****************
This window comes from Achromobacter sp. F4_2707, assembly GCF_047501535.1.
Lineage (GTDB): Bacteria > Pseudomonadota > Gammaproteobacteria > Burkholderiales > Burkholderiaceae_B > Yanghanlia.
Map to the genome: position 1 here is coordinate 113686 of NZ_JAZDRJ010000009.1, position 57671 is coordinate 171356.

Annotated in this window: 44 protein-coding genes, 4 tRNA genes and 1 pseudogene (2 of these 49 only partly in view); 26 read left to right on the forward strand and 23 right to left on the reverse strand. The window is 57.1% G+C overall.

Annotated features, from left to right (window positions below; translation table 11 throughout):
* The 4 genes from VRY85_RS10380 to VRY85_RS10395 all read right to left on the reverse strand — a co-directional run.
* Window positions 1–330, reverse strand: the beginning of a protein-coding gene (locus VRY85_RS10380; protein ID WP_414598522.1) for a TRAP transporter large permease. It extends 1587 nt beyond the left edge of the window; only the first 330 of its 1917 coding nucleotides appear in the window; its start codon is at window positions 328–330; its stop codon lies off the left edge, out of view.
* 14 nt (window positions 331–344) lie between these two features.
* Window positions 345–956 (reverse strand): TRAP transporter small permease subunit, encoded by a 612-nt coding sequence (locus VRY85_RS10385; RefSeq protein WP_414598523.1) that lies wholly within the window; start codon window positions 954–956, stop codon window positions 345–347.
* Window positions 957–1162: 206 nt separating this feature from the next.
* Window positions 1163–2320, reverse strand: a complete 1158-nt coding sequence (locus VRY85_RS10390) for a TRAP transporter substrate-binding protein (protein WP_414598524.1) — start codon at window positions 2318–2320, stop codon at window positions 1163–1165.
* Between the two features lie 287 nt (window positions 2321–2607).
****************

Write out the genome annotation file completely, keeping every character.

This window comes from Achromobacter sp. F4_2707, assembly GCF_047501535.1.
Lineage (GTDB): Bacteria > Pseudomonadota > Gammaproteobacteria > Burkholderiales > Burkholderiaceae_B > Yanghanlia.
Map to the genome: position 1 here is coordinate 113686 of NZ_JAZDRJ010000009.1, position 57671 is coordinate 171356.

Annotated in this window: 44 protein-coding genes, 4 tRNA genes and 1 pseudogene (2 of these 49 only partly in view); 26 read left to right on the forward strand and 23 right to left on the reverse strand. The window is 57.1% G+C overall.

Annotated features, from left to right (window positions below; translation table 11 throughout):
* The 4 genes from VRY85_RS10380 to VRY85_RS10395 all read right to left on the reverse strand — a co-directional run.
* Window positions 1–330, reverse strand: the beginning of a protein-coding gene (locus VRY85_RS10380; protein ID WP_414598522.1) for a TRAP transporter large permease. It extends 1587 nt beyond the left edge of the window; only the first 330 of its 1917 coding nucleotides appear in the window; its start codon is at window positions 328–330; its stop codon lies off the left edge, out of view.
* 14 nt (window positions 331–344) lie between these two features.
* Window positions 345–956 (reverse strand): TRAP transporter small permease subunit, encoded by a 612-nt coding sequence (locus VRY85_RS10385; RefSeq protein WP_414598523.1) that lies wholly within the window; start codon window positions 954–956, stop codon window positions 345–347.
* Window positions 957–1162: 206 nt separating this feature from the next.
* Window positions 1163–2320, reverse strand: a complete 1158-nt coding sequence (locus VRY85_RS10390) for a TRAP transporter substrate-binding protein (protein WP_414598524.1) — start codon at window positions 2318–2320, stop codon at window positions 1163–1165.
* Between the two features lie 287 nt (window positions 2321–2607).